Six key objectives to initiate a migration project.

This white paper describes how to begin planning for a data center migration. It focuses on the first of 5 phases of our data center migration methodology.  The initiation phase launches the planning process of a data center migration — helping organizations create a business case, an initial plan, schedule, and budget to kick-off the project.

Gain Access Now.

To download, please complete the form.
Thank you for your submission
Your content is loading now.

Develop the Business Case

The initiation phase launches the beginning of an organization’s data center migration (DCM) and an internal dialogue about the following:

  • Your business case
  • Your approach and solution
  • A project charter
  • A migration methodology
  • A project plan and schedule
  • Kick-off

Identifying a business case for a migration forces an organization to address the corporate reality of this once in a lifetime project.  It encourages institutional buy-in, a key requirement when budgets, resources and people are stretched and political pressures mount.  A well-crafted business case identifies the risks of executing a migration and the risks of doing nothing. It facilitates ownership of the process by all stakeholders and justifies the timing or its delay.  It translates the conceptual return on investment into quantifiable dollars. 

These first steps define why an organization is initiating a data center migration.

Select Approach & Solution

Data center migrations are complex political and technical endeavors internally and externally with stakeholders, executive sponsors, and vendors.  Strategic to your success are intelligent and intentional conversations about—

The current state of your data center(s),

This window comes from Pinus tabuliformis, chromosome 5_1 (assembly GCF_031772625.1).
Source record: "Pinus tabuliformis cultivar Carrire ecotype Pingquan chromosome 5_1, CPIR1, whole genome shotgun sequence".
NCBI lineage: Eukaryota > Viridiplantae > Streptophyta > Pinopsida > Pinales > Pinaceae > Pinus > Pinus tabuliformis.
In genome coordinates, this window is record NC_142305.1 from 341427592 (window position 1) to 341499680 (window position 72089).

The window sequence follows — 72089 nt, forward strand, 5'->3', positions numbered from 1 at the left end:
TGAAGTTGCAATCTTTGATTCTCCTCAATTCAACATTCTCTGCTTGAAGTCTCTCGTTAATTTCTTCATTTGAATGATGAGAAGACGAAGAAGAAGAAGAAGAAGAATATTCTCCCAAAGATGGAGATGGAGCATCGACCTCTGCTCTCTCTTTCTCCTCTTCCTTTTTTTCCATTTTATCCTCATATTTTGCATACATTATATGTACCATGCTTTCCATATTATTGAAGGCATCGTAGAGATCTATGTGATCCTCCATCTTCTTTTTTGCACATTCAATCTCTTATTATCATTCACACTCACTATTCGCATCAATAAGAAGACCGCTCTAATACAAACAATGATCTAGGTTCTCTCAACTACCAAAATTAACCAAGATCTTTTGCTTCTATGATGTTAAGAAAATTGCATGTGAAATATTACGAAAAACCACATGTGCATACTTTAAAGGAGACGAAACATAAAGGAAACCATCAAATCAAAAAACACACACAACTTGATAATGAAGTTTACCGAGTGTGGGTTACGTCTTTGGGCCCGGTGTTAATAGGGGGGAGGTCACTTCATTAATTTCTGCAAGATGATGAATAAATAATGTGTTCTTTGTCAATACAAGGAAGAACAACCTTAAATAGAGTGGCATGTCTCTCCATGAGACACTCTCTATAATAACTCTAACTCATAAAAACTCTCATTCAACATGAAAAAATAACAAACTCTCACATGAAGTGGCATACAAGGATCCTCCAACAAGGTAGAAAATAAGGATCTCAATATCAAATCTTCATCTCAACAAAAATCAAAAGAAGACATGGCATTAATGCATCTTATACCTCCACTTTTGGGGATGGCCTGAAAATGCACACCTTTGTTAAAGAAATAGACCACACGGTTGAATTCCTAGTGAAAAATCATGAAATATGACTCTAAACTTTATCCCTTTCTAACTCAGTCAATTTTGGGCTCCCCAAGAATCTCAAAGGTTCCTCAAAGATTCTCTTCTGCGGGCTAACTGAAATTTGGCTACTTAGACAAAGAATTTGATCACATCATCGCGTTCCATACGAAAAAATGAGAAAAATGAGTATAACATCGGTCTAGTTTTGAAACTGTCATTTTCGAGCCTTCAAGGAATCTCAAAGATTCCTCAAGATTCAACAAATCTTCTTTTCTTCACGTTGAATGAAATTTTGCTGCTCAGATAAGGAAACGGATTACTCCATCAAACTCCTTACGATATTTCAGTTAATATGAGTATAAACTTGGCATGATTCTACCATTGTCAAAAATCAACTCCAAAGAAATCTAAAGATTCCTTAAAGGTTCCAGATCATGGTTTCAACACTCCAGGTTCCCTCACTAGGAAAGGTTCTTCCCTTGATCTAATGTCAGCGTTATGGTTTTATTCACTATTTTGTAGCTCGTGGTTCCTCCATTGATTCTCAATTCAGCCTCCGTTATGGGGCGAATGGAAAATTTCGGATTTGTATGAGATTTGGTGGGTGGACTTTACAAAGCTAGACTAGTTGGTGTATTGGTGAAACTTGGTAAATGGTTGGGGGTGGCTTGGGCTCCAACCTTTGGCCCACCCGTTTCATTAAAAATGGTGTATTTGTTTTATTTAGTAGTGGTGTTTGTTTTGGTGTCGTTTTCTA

The type of migration that best meets your stated goals and
The resource model that will efficiently plan and execute your migration.

These details may seem pedantic, but we have seen organizations spend million
with little to no results otherwise.

Start with a baseline of information about your existing data center(s).  We recommend it include preliminary details about your requirements, server population, major services,  site infrastructure, organizational framework, and resources.

The DCM Evaluation Tool helps you capture these details.  It’s intentional, and it’s targeted.

Next, understand what type of migration best accomplishes your stated goals. Data center migrations are frequently referred to as consolidations, collocation, or relocation projects.  The reality is different needs and requirements precipitate the type of migration to best execute.  The ability to differentiate the various types of data center moves is fundamental to understanding what you are trying to accomplish.

Here are the most common types of migrations and their definitions:

  • Data Center Consolidations reduce the number of physical data centers and/or the number of servers being used by either decommissioning legacy servers, repurposing servers and/or the reduction in servers via virtualization.